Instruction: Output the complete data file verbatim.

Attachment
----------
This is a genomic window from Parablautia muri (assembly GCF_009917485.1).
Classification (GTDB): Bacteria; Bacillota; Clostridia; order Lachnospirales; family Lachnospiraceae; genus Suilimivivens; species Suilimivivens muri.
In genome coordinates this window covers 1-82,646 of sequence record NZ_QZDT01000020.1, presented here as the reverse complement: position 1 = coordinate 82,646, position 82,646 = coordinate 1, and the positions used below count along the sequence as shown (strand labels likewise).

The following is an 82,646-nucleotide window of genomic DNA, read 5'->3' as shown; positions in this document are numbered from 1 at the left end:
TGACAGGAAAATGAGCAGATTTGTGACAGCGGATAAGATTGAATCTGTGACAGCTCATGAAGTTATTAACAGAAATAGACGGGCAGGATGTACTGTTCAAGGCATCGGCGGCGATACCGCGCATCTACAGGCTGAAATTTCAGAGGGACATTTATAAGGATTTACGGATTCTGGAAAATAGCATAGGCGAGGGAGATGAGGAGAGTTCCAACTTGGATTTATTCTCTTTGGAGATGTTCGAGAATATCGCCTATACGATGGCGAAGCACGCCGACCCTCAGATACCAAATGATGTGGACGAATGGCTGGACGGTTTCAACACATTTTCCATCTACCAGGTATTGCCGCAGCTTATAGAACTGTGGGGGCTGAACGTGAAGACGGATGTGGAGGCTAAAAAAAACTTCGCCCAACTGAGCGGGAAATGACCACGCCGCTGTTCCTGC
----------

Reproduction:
This is a genomic window from Parablautia muri (assembly GCF_009917485.1).
Classification (GTDB): Bacteria; Bacillota; Clostridia; order Lachnospirales; family Lachnospiraceae; genus Suilimivivens; species Suilimivivens muri.
In genome coordinates this window covers 1-82,646 of sequence record NZ_QZDT01000020.1, presented here as the reverse complement: position 1 = coordinate 82,646, position 82,646 = coordinate 1, and the positions used below count along the sequence as shown (strand labels likewise).

The following is an 82,646-nucleotide window of genomic DNA, read 5'->3' as shown; positions in this document are numbered from 1 at the left end:
TGACAGGAAAATGAGCAGATTTGTGACAGCGGATAAGATTGAATCTGTGACAGCTCATGAAGTTATTAACAGAAATAGACGGGCAGGATGTACTGTTCAAGGCATCGGCGGCGATACCGCGCATCTACAGGCTGAAATTTCAGAGGGACATTTATAAGGATTTACGGATTCTGGAAAATAGCATAGGCGAGGGAGATGAGGAGAGTTCCAACTTGGATTTATTCTCTTTGGAGATGTTCGAGAATATCGCCTATACGATGGCGAAGCACGCCGACCCTCAGATACCAAATGATGTGGACGAATGGCTGGACGGTTTCAACACATTTTCCATCTACCAGGTATTGCCGCAGCTTATAGAACTGTGGGGGCTGAACGTGAAGACGGATGTGGAGGCTAAAAAAAACTTCGCCCAACTGAGCGGGAAATGACCACGCCGCTGTTCCTGC